The Offseason Dynasty Stash Cache – Tight Ends

by The “Mad Chatter” Ryan MK, February 10, 2021

Donald Parham isn’t on everyone’s radar. Though his Snap Share increased late in the season, he never once eclipsed four targets in 2020. With Hunter Henry likely out of the picture, L.A. may opt to draft a tight end or add one in free agency. Even so, Parham has a legit shot at the starter spot in a best-case scenario and would make for good depth in the worst case. Either way, the man needs to be rostered in dynasty leagues.

Despite being the fourth or fifth receiving option on a team that averaged 32.9 (No. 29) Pass Plays per Game, Harrison Bryant had some impressive metrics. He averaged 8.7 (No. 7 among qualified tight ends) yards of Average Target Distance and drew five (No. 20) five Deep Targets. Furthermore, he posted a, 88.9-percent (No. 11) True Catch Rate. He’s sure to have a breakout sophomore campaign if given the snaps to operate.


Damien Harris: Taking the Spotlight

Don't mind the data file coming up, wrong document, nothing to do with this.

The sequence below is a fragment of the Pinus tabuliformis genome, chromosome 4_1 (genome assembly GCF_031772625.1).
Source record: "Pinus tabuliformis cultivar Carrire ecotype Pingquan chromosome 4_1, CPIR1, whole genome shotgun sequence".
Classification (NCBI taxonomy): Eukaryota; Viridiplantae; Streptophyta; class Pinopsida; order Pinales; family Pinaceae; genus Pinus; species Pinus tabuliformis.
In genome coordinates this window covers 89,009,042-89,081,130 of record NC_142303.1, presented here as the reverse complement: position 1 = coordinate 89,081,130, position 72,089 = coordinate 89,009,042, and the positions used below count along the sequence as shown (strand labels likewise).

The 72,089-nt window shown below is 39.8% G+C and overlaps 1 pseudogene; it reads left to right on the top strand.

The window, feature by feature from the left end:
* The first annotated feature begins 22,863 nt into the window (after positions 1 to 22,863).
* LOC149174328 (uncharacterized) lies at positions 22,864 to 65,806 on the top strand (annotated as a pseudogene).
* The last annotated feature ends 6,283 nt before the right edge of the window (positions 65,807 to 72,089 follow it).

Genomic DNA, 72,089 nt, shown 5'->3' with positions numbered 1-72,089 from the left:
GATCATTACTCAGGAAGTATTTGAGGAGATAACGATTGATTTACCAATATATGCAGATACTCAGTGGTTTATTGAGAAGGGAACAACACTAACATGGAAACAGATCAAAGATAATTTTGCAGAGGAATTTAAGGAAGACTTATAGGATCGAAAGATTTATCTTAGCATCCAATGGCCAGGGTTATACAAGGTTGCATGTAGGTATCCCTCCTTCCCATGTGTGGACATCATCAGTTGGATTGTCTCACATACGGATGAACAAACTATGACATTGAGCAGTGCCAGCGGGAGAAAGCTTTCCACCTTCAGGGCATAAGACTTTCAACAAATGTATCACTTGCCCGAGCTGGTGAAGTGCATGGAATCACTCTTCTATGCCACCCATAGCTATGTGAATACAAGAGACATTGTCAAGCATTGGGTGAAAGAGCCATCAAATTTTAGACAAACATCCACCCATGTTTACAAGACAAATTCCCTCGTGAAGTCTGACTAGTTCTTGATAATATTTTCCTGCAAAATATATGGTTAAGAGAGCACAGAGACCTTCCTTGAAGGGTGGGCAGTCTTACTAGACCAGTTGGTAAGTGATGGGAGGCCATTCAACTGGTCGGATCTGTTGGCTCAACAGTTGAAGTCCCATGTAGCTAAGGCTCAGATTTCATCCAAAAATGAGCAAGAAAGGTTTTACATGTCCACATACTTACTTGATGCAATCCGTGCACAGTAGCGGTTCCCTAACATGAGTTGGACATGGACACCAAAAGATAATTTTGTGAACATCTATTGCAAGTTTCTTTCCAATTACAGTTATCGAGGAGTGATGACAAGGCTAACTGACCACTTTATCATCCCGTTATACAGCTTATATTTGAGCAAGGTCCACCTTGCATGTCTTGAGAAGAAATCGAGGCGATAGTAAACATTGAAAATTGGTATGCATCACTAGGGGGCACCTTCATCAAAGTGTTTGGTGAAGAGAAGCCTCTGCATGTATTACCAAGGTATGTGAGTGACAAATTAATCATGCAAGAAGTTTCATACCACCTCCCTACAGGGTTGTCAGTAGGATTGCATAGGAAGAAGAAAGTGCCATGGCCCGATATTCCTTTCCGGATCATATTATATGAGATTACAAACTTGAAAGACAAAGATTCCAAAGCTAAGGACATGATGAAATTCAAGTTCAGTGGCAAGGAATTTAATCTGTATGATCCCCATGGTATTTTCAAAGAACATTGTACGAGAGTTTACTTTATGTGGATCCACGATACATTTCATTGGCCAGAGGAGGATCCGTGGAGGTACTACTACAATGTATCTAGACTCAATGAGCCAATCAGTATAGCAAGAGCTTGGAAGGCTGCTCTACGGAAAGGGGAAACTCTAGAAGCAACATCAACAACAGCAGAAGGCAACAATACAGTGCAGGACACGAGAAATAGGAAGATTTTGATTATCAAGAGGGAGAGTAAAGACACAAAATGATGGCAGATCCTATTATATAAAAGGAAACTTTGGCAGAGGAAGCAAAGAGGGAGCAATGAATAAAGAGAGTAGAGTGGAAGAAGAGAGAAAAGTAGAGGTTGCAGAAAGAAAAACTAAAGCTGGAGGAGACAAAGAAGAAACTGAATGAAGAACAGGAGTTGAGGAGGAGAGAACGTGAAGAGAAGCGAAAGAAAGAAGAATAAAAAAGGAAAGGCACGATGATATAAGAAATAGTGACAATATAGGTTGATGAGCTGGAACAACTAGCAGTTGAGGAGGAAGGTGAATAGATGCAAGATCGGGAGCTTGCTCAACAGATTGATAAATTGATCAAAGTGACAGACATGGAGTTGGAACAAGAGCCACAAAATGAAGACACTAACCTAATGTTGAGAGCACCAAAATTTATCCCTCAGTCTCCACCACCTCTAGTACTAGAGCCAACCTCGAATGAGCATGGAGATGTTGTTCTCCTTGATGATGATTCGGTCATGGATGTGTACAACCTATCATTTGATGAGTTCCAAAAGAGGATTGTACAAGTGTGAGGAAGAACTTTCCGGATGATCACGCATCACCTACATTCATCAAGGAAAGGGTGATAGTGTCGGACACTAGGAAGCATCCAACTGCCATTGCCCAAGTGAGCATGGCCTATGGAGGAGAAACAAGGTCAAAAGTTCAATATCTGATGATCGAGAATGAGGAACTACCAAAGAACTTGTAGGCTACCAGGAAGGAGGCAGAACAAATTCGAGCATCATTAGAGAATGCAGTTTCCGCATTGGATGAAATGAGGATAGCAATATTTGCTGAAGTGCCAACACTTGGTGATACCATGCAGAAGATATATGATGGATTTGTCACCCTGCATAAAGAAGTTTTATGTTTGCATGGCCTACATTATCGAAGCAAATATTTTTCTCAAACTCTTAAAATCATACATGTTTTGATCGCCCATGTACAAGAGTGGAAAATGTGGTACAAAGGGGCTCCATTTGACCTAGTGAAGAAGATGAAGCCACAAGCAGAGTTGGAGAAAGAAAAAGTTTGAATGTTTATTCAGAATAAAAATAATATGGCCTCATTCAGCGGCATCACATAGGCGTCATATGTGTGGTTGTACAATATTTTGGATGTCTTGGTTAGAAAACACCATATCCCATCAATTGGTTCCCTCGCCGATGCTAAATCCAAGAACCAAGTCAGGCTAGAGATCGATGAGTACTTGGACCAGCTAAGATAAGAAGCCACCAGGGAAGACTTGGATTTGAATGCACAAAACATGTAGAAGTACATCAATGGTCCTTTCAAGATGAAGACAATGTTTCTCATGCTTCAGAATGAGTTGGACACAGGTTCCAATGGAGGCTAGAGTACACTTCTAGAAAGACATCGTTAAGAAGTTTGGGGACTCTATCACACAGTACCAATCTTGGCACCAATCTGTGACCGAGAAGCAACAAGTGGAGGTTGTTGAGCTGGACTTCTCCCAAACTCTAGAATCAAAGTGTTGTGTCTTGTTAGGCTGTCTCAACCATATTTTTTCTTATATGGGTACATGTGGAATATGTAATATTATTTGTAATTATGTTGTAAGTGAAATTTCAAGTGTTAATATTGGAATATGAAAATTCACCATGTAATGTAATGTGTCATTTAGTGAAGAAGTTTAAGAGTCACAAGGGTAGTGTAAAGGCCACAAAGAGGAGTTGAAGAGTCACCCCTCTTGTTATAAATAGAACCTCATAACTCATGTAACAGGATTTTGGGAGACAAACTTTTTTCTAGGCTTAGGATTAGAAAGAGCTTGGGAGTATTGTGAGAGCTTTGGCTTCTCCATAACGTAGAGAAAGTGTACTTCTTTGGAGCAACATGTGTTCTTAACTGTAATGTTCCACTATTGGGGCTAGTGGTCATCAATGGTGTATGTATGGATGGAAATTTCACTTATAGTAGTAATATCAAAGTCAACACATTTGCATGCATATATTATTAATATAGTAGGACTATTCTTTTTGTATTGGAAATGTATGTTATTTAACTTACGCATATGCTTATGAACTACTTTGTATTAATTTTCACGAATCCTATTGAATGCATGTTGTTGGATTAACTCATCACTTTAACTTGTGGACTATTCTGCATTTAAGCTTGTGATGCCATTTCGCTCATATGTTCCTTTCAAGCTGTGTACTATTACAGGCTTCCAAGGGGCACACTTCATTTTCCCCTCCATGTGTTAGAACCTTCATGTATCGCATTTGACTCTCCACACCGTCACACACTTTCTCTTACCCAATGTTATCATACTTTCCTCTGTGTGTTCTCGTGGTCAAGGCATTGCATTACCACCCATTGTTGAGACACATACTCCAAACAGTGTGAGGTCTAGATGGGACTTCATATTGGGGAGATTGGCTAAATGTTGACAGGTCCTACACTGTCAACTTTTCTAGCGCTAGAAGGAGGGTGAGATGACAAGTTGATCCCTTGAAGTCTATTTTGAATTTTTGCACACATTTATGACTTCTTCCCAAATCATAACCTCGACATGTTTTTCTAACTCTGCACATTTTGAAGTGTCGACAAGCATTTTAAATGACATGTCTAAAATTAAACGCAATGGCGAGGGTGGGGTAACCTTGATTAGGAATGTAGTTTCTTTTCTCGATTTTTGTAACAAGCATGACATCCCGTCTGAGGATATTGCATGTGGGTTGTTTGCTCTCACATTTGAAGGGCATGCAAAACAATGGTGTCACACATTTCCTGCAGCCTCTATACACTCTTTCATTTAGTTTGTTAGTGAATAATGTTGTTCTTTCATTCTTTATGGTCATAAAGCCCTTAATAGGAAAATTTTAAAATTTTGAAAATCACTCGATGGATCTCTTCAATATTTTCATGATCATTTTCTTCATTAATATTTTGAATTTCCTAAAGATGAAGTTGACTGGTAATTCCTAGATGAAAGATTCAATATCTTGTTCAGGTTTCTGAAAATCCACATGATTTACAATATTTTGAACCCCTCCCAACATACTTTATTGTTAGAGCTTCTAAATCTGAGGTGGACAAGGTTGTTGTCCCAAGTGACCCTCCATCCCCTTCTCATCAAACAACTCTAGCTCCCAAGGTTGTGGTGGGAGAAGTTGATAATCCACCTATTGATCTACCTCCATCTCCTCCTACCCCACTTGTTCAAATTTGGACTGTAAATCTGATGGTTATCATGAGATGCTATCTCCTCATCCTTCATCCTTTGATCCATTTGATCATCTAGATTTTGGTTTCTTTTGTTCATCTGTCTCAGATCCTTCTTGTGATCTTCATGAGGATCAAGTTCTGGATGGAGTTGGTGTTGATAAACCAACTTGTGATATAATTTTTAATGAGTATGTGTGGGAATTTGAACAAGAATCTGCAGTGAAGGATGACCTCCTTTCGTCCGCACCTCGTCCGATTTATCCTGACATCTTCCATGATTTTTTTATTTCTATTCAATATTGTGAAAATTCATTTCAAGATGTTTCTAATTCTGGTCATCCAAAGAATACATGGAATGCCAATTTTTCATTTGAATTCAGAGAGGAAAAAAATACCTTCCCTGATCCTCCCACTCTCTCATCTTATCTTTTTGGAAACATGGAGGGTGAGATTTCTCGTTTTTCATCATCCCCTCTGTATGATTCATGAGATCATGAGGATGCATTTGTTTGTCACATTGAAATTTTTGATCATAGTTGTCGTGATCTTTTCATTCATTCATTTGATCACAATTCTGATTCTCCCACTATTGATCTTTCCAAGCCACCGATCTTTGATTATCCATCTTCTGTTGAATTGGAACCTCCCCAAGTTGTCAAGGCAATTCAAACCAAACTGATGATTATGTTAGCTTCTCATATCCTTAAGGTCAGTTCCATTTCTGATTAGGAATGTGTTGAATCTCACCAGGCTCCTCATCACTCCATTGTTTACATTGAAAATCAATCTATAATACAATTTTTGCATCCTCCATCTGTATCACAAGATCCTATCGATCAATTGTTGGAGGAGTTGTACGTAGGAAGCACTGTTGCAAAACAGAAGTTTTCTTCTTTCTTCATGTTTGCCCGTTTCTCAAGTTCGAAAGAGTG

by The “Mad Chatter” Ryan MK, October 10, 2020

At 5-10 and 216-pounds, Damien Harris shows quickness. He posted above average marks in Speed Score and Burst Score, with a 4.57 40-Yard Dash that ranks in the 56th-percentile among qualified running backs. With Sony Michel out for the foreseeable future due to a quad injury, Harris becomes a focal point of the New England ground attack. Once Cam Newton returns, the offense will become more productive. This is a boon for Harris, who can take some of those goal line carries.

In 2018, Harris caught 22 passes on 23 targets for 204 yards at 9.2 yards per reception. Yes, he had a 5.3-percent (27th-percentile) College Target Share, but he did share the backfield with Josh Jacobs during that 2018 season. Jacobs himself had 20 receptions for 247 yards that year. The floor with Harris will be solid, and the touchdowns will come. Adding a few receptions per game isn’t out of the question, and would be a boon for the back and those who roster him.